Using Trading Volume to Understand Investment Activity

Investors analyze trading volume when deciding whether to buy or sell a security

Trading volume is the total number of shares of a security that were traded during a given period of time. Trading volume is a technical indicator because it represents the overall activity of a security or a market. Investors often use trading volume to confirm the existence or continuation of a trend, or a trend reversal. Essentially, trading volume can legitimize a security's price action, which can then aid an investor in their decision to either buy or sell that security.

Key Takeaways

  • Trading volume is the total number of shares of a security traded during a given period of time.
  • Investors often use trading volume to confirm a trend's existence or continuation, or a trend reversal.
  • Trading volume can provide investors with a signal to enter the market.
  • Trading volume can also signal when an investor should take profits and sell a security due to low activity.
  • Use volume in context with other indicators, rather than alone, to gain insight into trend direction and the timing of trades.
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Volume

Trading Volume and Momentum

Trading volume can help an investor identify momentum in a security and confirm a trend. If trading volume increases, prices generally move in the same direction. That is, if a security is continuing higher in an uptrend, the volume of the security should also increase and vice versa.

For example, suppose company ABC's stock increased in price by 10% over the past month. An investor is interested in the company and wants to purchase 1,000 shares. They conduct a fundamental analysis of the company and see that its earnings and revenues have consistently increased over the past year. However, the investor is not confident the stock will continue in this uptrend and is worried that the trend may reverse.

In this example, trading volume analysis can be very useful. The investor sees that there was a steady increase in ABC's trading volume over the past month. They also notice that the trading volume was the highest that ABC stock had experienced over the past two years, and that the stock is continuing to trend higher. This signals to the investor that ABC is gaining momentum and gives them confidence that the trend should continue higher. Thus, the increase in trading volume led the investor to purchase 1,000 shares of ABC stock.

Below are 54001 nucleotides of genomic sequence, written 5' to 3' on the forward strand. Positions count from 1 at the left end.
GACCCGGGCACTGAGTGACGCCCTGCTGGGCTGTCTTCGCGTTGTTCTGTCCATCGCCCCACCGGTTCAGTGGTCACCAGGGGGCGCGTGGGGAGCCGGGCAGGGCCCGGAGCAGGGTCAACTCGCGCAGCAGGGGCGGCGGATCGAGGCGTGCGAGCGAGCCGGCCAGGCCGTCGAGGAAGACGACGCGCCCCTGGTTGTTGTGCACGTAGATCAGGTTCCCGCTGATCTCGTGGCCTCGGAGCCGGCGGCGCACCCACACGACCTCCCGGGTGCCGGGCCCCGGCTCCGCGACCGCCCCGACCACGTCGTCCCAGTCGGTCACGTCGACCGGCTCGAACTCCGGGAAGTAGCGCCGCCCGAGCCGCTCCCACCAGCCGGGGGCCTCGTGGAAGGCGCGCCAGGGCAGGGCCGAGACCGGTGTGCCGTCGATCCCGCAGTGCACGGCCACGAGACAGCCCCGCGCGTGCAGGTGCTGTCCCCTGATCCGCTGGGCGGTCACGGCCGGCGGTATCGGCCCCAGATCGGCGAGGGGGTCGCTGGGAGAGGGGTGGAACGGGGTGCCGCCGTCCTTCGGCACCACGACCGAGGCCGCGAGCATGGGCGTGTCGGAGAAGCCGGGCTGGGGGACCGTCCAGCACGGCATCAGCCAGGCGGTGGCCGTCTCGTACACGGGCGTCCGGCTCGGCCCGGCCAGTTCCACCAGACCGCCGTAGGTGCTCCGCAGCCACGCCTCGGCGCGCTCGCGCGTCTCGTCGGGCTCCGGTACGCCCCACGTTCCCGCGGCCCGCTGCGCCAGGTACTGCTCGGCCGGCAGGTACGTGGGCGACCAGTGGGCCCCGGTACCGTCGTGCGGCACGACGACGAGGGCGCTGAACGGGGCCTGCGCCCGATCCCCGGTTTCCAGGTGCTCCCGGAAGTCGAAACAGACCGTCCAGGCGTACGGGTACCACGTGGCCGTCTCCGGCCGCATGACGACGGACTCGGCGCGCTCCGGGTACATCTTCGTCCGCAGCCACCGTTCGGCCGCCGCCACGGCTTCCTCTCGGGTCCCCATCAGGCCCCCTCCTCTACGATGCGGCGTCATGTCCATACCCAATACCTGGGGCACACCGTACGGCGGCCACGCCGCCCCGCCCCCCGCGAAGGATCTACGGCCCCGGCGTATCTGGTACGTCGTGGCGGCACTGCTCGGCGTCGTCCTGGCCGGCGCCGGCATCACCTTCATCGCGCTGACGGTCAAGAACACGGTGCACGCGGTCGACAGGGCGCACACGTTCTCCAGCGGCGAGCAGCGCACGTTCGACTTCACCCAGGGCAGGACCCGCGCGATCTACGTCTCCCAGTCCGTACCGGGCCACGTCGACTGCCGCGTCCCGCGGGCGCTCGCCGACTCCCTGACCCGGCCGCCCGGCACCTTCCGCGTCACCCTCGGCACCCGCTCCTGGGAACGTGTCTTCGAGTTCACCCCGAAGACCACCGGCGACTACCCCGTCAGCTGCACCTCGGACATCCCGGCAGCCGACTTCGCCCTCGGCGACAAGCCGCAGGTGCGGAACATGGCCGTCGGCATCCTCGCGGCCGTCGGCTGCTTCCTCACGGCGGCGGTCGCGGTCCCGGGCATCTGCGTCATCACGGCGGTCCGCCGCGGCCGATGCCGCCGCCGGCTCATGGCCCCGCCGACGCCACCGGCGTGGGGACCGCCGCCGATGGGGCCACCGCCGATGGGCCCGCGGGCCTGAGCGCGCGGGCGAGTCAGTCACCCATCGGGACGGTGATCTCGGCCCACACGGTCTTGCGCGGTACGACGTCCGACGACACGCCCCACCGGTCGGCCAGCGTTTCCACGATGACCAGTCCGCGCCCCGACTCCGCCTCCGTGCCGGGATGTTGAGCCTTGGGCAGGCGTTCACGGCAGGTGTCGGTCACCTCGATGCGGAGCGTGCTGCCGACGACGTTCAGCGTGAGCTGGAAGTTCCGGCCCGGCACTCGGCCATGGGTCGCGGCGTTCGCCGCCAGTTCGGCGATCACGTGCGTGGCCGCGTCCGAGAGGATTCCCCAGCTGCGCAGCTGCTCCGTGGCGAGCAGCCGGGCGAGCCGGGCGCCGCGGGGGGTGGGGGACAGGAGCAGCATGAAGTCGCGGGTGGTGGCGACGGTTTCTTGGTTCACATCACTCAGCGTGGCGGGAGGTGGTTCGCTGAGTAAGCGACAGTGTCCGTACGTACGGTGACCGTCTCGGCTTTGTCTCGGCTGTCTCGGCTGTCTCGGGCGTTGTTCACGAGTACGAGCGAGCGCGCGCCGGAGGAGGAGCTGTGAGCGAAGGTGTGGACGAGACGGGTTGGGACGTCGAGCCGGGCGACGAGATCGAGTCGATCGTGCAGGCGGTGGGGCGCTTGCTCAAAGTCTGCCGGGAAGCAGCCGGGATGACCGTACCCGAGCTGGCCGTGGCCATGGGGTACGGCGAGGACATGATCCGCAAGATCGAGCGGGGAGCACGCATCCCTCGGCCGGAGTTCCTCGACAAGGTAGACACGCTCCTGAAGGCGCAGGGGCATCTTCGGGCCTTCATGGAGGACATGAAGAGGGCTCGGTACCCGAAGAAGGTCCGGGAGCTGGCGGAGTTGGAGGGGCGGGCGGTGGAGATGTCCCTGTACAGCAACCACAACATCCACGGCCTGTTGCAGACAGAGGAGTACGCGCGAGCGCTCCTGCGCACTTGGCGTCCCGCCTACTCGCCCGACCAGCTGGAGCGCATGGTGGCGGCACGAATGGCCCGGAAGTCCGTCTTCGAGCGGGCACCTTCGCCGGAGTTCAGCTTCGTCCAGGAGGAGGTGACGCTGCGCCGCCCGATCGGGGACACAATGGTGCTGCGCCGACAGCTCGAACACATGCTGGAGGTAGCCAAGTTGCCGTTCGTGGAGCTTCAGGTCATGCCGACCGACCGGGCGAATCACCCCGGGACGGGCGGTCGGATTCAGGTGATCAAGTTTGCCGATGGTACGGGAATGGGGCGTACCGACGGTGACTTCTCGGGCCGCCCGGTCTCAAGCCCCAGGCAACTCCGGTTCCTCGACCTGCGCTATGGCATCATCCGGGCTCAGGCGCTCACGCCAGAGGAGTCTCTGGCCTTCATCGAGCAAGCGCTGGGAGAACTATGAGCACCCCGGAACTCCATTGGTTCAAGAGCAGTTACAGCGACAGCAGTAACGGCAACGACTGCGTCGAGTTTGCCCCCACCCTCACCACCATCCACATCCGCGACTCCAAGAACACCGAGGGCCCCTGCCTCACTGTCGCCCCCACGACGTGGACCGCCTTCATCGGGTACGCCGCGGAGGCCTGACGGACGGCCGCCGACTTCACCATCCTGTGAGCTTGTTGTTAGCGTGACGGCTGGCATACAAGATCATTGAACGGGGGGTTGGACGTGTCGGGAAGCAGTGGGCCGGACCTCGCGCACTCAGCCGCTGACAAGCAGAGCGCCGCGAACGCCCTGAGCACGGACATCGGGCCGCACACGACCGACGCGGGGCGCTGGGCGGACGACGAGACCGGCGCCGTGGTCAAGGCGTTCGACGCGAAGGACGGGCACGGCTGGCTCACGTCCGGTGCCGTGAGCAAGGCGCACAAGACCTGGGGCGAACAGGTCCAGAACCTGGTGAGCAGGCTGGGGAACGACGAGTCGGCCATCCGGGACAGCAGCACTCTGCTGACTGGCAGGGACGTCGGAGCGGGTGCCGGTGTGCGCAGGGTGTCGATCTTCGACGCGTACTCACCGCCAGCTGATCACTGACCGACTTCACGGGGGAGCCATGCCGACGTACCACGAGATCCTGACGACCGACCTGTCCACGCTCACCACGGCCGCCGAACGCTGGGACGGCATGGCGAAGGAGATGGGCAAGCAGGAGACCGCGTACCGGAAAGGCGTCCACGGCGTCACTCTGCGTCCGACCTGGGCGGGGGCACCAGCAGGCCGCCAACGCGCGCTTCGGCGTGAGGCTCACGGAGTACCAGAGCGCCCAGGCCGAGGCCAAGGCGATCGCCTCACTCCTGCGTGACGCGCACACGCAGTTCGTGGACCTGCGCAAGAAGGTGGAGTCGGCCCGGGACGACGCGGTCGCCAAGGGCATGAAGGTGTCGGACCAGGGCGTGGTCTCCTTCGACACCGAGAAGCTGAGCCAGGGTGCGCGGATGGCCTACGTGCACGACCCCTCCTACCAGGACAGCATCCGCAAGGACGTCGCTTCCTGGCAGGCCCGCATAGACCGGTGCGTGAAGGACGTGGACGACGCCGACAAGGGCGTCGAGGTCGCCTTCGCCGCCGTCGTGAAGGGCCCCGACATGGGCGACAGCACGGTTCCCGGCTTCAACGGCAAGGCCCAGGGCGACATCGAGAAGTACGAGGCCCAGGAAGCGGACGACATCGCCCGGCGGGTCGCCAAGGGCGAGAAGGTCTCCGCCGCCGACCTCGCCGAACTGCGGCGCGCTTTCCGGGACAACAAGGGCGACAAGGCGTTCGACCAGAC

Trading Volume and Price Reversals

Trading volume can also signal when an investor should take profits and sell a security due to low activity. If there is no relationship between the trading volume and the price of a security, this signals weakness in the current trend and a possible reversal.

For example, suppose company ABC extended its uptrend for another five months and increased by 70% in six months. The investor sees that share prices of company ABC are still in an uptrend and continues to hold on to the shares. However, the trading volume is decreasing. This could signal to the investor that the bullish uptrend in ABC stock is beginning to lose momentum and may soon end.

The following week, the share price of ABC stock decreases by 10% in one trading session after being in an uptrend for six months. This results in the stock breaking its upward trend. More significantly, the trading volume spikes higher when compared to its average daily trading volume (ADTV). The investor sells out of all the shares of ABC the next day because the combination of a sharp drop in price and spike in trading volume confirmed that the uptrend might be coming to an end and a reversal might be in the offing.

Use Volume For More Trading Insight

  • High or increasing volume in an uptrend can signal a buying opportunity.
  • Decreasing volume in an uptrend may suggest that it's time to sell and take profits.
  • High or increasing volume in a downtrend can signal that it's best to stay on the sidelines.
  • Decreasing volume in a downtrend may indicate a coming reversal and a time to buy.
  • More involved chart patterns, including the head and shoulders and the flag and pennant, use volume to confirm trends, reversals, and breakouts.


What Is a Good Trading Volume?

Good trading volume for a security is hard to define because trading volume's value comes into play when looked at in context with other indicators, such as price direction and volatility. Any level of volume that provides investors with specific insight into a security's price action (and a sense of the trading interest in that security) can be thought of as a good trading volume.

What Does High Trading Volume Mean?

High trading volume (relative to past measures of that volume) that accompanies rising prices or an upward trend can signal strong interest in a security by buyers. On the other hand, high trading volume that accompanies dropping prices or a downward trend can signal worry on the part of investors. This can result in more selling and even lower prices. High trading volume could also reflect some isolated news or event related to the company associated with the stock.

Is Low Volume Bullish or Bearish?

Trading volume is defined as the number of shares traded in a particular period of time. So, low trading volume can indicate a lack of interest in either buying or selling. That means it could be bullish if low volume occurs in a downtrend. It could be bearish if it's noted in an uptrend.

Article Sources
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  1. Charles Schwab. "Trading Volume as a Market Indicator."

  2. Fidelity. "Turn Up the Volume on Stocks."

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